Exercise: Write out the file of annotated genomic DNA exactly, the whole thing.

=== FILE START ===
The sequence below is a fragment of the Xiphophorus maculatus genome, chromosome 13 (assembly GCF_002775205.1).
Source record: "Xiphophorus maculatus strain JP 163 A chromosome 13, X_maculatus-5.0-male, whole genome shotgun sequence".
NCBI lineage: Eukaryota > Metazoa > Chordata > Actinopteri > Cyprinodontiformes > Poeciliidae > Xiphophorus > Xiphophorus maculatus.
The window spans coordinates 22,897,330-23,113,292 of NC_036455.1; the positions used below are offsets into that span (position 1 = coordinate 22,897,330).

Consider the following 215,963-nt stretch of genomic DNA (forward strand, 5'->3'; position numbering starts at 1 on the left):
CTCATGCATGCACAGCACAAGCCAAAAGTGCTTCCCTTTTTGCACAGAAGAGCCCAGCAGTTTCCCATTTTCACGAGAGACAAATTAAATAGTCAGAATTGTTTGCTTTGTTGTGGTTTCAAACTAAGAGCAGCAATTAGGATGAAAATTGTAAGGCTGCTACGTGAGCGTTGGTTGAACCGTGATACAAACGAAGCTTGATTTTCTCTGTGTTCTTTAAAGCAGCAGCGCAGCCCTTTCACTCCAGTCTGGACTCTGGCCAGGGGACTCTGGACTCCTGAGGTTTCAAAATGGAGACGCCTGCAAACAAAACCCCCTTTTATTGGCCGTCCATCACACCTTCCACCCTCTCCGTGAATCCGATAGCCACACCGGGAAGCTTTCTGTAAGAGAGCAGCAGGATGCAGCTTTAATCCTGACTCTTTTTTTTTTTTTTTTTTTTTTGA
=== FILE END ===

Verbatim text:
The sequence below is a fragment of the Xiphophorus maculatus genome, chromosome 13 (assembly GCF_002775205.1).
Source record: "Xiphophorus maculatus strain JP 163 A chromosome 13, X_maculatus-5.0-male, whole genome shotgun sequence".
NCBI lineage: Eukaryota > Metazoa > Chordata > Actinopteri > Cyprinodontiformes > Poeciliidae > Xiphophorus > Xiphophorus maculatus.
The window spans coordinates 22,897,330-23,113,292 of NC_036455.1; the positions used below are offsets into that span (position 1 = coordinate 22,897,330).

Consider the following 215,963-nt stretch of genomic DNA (forward strand, 5'->3'; position numbering starts at 1 on the left):
CTCATGCATGCACAGCACAAGCCAAAAGTGCTTCCCTTTTTGCACAGAAGAGCCCAGCAGTTTCCCATTTTCACGAGAGACAAATTAAATAGTCAGAATTGTTTGCTTTGTTGTGGTTTCAAACTAAGAGCAGCAATTAGGATGAAAATTGTAAGGCTGCTACGTGAGCGTTGGTTGAACCGTGATACAAACGAAGCTTGATTTTCTCTGTGTTCTTTAAAGCAGCAGCGCAGCCCTTTCACTCCAGTCTGGACTCTGGCCAGGGGACTCTGGACTCCTGAGGTTTCAAAATGGAGACGCCTGCAAACAAAACCCCCTTTTATTGGCCGTCCATCACACCTTCCACCCTCTCCGTGAATCCGATAGCCACACCGGGAAGCTTTCTGTAAGAGAGCAGCAGGATGCAGCTTTAATCCTGACTCTTTTTTTTTTTTTTTTTTTTTTGA